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SCPR’S Annual Bulletin for Consumer Price Index and Inflation in Syria 2023

The bulletin provides an independent assessment of consumer prices and inflation rates in all Syrian regions based on a monthly survey of consumer prices carried out by the Syrian Center for Policy Research (SCPR) since October 2020. The SCPR had developed a methodology for building a price index based on components of the consumer basket, weighting, and market selection (See SCPR’s Consumer Price Index in Syria)

Syria witnessed hyperinflation in prices during the year 2023, as the CPI doubled compared to 2022 to reach 400 (The base year 2021) compared to 185 in 2022. This dangerous indicator that indicates the acceleration of the economic collapse accompanied by an increasing state of instability and uncertainty. The purchasing power of money deteriorated, and this inflation resulted in a significant increase in poverty lines (abject, lower, and upper) across Syria. In July and August 2023, the general price index recorded two significant price jumps. The total monthly inflation (M-o-M) for them exceeded 42.5 per cent, which constitutes a turning point in the rise in prices and indicates an acceleration in inflation rates compared to the previous months that witnessed high inflation during the period (2020 – 2022).

Twelve out of fourteen governorates recorded annual inflation (Y-o-Y) that exceeded 100 per cent during 2023, led by Al-Hasakeh at 148 per cent, then Ar-Raqqa at 137 per cent, then Tartous at 135 per cent, then Dara’a at 131 per cent, while Idleb recorded the lowest annual inflation rate of 60 per cent.

The food and non-alcoholic beverages group achieved the most considerable contribution to the annual inflation in Syria for the year 2023 (amounting to 116 per cent), with a contribution rate of 45 per cent, followed by the housing, water, electricity, gas, and other fuel oils group which recorded a rate of 25.7 per cent. The transportation group contributed 6.8 per cent of the annual inflation in 2023.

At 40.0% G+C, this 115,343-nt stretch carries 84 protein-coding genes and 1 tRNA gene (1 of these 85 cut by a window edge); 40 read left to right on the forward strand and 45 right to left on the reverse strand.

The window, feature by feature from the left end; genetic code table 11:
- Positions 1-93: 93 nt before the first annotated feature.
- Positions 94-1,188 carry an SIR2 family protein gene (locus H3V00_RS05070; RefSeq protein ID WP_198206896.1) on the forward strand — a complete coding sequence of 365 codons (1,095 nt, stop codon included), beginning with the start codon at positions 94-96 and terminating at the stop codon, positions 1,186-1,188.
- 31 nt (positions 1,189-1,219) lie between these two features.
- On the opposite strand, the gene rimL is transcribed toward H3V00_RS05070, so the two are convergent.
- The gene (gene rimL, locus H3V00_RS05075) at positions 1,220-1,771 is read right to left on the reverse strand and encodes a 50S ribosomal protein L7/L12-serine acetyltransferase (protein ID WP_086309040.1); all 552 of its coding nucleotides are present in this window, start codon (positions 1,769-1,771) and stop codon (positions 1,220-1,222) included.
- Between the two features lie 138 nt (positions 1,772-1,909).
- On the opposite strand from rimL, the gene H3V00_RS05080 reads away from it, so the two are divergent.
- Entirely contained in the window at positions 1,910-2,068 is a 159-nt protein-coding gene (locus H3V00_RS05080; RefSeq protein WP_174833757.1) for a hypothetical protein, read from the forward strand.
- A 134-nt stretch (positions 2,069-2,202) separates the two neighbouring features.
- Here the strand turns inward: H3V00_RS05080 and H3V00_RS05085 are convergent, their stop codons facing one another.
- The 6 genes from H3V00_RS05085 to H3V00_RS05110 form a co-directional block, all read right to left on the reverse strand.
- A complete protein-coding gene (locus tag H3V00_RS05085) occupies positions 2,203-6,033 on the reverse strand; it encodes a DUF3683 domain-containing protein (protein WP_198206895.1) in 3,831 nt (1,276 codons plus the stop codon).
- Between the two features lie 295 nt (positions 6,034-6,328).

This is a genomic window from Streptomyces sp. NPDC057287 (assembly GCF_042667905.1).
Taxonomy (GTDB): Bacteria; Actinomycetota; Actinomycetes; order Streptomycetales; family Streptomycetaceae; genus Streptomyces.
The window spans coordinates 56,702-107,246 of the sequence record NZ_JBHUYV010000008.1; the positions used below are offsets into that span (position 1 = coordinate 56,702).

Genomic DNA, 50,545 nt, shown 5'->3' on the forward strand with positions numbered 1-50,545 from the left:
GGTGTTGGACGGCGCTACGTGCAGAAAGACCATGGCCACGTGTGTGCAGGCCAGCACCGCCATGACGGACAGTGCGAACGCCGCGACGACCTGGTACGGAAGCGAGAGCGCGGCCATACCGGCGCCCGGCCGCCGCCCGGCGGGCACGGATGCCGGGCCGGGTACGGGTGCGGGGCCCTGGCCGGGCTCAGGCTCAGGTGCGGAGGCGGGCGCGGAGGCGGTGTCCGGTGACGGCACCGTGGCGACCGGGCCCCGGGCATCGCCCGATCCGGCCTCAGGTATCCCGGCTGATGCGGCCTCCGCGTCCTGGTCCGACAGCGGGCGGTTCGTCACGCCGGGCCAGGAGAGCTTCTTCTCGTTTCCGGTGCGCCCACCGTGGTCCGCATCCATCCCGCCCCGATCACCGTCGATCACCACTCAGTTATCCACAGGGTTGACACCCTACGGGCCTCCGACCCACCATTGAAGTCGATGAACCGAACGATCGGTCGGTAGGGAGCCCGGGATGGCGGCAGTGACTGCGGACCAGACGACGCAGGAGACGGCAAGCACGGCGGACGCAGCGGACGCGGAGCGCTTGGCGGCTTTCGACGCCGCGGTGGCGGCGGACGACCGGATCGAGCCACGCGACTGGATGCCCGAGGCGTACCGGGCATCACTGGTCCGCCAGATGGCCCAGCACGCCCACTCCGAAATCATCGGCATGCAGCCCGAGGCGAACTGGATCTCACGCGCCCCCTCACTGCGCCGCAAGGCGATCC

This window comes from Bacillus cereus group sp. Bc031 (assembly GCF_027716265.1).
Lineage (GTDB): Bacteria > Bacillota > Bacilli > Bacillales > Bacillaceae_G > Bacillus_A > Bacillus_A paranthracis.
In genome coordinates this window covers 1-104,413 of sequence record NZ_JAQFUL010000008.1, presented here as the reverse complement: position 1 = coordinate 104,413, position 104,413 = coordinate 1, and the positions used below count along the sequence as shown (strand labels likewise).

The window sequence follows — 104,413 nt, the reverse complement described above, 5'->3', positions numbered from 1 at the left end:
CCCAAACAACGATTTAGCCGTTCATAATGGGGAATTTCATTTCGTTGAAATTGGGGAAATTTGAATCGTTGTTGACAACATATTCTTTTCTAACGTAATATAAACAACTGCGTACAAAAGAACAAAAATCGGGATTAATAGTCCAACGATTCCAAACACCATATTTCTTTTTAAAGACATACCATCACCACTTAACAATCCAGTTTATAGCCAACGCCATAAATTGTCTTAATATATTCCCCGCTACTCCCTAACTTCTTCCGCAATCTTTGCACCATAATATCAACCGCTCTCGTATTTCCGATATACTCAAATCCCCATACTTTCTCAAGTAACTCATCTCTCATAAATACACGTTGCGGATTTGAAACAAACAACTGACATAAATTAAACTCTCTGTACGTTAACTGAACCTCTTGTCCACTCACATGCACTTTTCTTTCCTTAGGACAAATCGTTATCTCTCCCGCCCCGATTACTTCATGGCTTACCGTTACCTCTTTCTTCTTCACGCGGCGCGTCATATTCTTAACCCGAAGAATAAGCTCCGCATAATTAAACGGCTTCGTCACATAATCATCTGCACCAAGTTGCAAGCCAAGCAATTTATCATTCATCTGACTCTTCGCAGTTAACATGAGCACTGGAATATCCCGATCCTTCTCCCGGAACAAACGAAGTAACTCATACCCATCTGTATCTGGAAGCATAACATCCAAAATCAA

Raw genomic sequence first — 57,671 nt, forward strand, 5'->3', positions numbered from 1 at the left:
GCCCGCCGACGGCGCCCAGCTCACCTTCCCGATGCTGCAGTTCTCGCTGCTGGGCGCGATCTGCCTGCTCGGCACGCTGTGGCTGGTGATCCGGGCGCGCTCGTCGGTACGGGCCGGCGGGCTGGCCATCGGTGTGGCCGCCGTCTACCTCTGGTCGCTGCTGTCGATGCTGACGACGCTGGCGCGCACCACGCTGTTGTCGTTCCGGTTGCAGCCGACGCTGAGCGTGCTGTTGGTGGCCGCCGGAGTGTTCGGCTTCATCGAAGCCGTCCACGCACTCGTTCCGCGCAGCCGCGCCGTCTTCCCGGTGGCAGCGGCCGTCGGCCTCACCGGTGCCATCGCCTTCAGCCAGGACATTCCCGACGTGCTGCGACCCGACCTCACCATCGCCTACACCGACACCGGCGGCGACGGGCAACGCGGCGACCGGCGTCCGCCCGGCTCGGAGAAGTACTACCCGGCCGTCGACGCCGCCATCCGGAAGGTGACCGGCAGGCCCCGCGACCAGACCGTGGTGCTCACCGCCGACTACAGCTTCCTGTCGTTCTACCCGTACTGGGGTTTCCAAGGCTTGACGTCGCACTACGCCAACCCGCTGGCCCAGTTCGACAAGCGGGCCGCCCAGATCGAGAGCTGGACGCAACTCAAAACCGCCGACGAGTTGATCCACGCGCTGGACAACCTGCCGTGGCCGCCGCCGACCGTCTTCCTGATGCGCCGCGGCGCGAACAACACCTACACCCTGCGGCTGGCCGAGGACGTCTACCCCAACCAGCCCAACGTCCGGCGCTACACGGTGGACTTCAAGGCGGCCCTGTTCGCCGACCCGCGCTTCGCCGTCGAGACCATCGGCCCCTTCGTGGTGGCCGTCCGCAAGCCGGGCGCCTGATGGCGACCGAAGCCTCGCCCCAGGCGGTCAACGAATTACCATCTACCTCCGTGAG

The Syrian pound against the US dollar witnessed a significant decline in 2023 compared to 2022 by more than 140 per cent, as the annual average exchange rate of the Syrian pound reached SYP 10565 per USD in 2023 after it was about SYP 4402 per USD in 2022. The value of the Turkish lira -the trading currency in the areas of the SIG and the SSG areas- decreased against the US dollar by 28.6 per cent in 2023 compared to 2022, as the annual average exchange rate of the Turkish lira reached TL 24.2 per USD in 2023 compared to TL 18.8 per USD in 2022.

In 2023, The average monthly salary stood at approximately SYP 370 thousand for a university-educated employee in the public sector at the start of their appointment. The wages in the private sector reached around SYP 524 thousand, while counted in the civil sector at SYP 1.5 million.

The real wages continued to decline in 2023 as inflation levels rose, completely unable to meet the minimum living requirements. Comparing wages in 2023 with wages in 2022 shows a decrease in the purchasing power of wages in the private sector by 17 per cent, and in the civil sector by 13 per cent.

Although there was an increase in wages in the GoS areas, the AA areas, the purchasing power of wages for employees in the public sector in the GoS areas decreased in 2023 by 30 per cent and in the AA areas by 7 per cent, which indicates that the increases Wages did not keep pace with the rise in prices during the year. 

The overall poverty rate will exceed 90 per cent in 2023. The average upper poverty line for a family will reach SYP 3.5 million per month during 2023, compared to SYP 1.6 million in 2022. The abject poverty rate exceeded 50 per cent in 2023, meaning that half of Syria’s population is unable to secure basic food needs, knowing that in 2010, the percentage of the population below the abject poverty line was only 1 per cent. Deir-Ezzor, Idleb, Hama, and Homs governorates recorded the highest rates of abject poverty. The estimated value of the abject poverty line per family was SYP 1.61 million per month in 2023, compared to SYP 736 thousand in 2022.

The wage gap above the upper poverty line reached 89 per cent for a university employee in the public sector, 85 per cent for a worker in the private sector, and 57 per cent for an employee in the civil sector. The widening of the wage gap reflects great risks resulting from the poverty of a large segment of Syrians and their increasing level of deprivation as their wage level is far from the poverty line.

To read the bulletin in English:
SCPR’S Annual Bulletin for CPI and Inflation in Syria 2023 (EN)

To read the bulletin in Arabic:
SCPR’S Annual Bulletin for CPI and Inflation in Syria 2023 (AR)

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